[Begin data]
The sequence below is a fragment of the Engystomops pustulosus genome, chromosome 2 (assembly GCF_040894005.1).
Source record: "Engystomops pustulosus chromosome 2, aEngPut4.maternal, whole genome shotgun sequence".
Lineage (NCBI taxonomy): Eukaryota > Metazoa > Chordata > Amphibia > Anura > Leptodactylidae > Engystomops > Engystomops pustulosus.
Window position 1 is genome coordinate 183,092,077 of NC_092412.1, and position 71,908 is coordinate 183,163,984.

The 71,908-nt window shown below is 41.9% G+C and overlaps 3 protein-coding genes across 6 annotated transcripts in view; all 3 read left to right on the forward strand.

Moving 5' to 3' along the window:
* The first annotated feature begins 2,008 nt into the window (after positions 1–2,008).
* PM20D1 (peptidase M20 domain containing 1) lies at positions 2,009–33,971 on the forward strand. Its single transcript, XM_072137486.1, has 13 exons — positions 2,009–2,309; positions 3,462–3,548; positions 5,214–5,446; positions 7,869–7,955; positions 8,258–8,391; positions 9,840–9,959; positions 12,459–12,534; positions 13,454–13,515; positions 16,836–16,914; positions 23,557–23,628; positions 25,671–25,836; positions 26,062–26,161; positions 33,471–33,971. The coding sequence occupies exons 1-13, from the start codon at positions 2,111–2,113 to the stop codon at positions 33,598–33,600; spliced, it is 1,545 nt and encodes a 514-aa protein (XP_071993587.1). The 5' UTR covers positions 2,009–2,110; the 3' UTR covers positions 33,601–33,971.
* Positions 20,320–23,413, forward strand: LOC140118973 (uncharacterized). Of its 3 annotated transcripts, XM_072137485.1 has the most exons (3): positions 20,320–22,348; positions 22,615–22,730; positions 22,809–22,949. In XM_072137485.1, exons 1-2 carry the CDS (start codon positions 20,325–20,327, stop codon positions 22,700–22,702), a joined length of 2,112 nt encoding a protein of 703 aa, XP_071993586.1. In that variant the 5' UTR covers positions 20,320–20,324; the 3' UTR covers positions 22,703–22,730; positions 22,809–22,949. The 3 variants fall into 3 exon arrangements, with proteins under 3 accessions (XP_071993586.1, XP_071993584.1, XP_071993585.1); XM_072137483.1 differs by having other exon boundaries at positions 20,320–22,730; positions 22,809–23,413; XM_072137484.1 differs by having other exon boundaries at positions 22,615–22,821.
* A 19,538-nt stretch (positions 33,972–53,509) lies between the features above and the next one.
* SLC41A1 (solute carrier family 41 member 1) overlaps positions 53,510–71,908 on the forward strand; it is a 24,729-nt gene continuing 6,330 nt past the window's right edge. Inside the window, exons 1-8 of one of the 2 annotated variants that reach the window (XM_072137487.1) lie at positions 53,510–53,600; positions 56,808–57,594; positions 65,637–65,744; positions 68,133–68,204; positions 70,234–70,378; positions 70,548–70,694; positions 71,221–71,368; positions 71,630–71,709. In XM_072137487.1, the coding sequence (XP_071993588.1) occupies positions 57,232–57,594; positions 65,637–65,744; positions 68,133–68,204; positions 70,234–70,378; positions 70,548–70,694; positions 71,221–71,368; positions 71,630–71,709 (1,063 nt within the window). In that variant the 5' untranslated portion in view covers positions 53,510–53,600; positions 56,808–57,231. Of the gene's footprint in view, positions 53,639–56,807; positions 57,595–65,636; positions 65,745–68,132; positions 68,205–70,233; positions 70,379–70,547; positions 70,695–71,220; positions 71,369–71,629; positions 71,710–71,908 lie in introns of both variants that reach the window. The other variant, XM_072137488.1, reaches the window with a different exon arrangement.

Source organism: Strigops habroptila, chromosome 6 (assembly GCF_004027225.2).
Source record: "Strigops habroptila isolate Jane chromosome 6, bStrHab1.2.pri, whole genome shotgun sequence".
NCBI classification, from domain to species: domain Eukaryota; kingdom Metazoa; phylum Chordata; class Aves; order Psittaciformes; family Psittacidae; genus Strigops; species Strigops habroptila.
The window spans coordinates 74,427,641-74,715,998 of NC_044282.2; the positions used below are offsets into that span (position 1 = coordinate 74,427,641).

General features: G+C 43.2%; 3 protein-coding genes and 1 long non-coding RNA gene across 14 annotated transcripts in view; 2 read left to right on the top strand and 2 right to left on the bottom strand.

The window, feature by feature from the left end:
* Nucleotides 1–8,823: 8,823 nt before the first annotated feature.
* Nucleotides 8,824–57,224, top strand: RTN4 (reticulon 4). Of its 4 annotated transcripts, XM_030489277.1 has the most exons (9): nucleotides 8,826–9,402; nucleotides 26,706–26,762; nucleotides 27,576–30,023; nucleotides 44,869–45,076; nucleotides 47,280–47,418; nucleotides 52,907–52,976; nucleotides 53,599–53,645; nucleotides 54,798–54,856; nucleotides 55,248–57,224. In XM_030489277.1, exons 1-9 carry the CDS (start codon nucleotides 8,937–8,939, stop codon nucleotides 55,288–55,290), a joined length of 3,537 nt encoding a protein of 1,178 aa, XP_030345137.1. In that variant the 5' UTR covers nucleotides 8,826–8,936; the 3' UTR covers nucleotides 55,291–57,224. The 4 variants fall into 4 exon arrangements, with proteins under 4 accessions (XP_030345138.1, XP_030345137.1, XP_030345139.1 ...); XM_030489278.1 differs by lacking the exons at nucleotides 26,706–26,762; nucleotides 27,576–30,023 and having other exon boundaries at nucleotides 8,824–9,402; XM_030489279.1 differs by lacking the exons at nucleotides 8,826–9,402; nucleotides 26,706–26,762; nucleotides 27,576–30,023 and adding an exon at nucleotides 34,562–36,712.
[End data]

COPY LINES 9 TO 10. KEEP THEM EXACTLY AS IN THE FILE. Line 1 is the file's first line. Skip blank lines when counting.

* Positions 20,320–23,413, forward strand: LOC140118973 (uncharacterized). Of its 3 annotated transcripts, XM_072137485.1 has the most exons (3): positions 20,320–22,348; positions 22,615–22,730; positions 22,809–22,949. In XM_072137485.1, exons 1-2 carry the CDS (start codon positions 20,325–20,327, stop codon positions 22,700–22,702), a joined length of 2,112 nt encoding a protein of 703 aa, XP_071993586.1. In that variant the 5' UTR covers positions 20,320–20,324; the 3' UTR covers positions 22,703–22,730; positions 22,809–22,949. The 3 variants fall into 3 exon arrangements, with proteins under 3 accessions (XP_071993586.1, XP_071993584.1, XP_071993585.1); XM_072137483.1 differs by having other exon boundaries at positions 20,320–22,730; positions 22,809–23,413; XM_072137484.1 differs by having other exon boundaries at positions 22,615–22,821.
* A 19,538-nt stretch (positions 33,972–53,509) lies between the features above and the next one.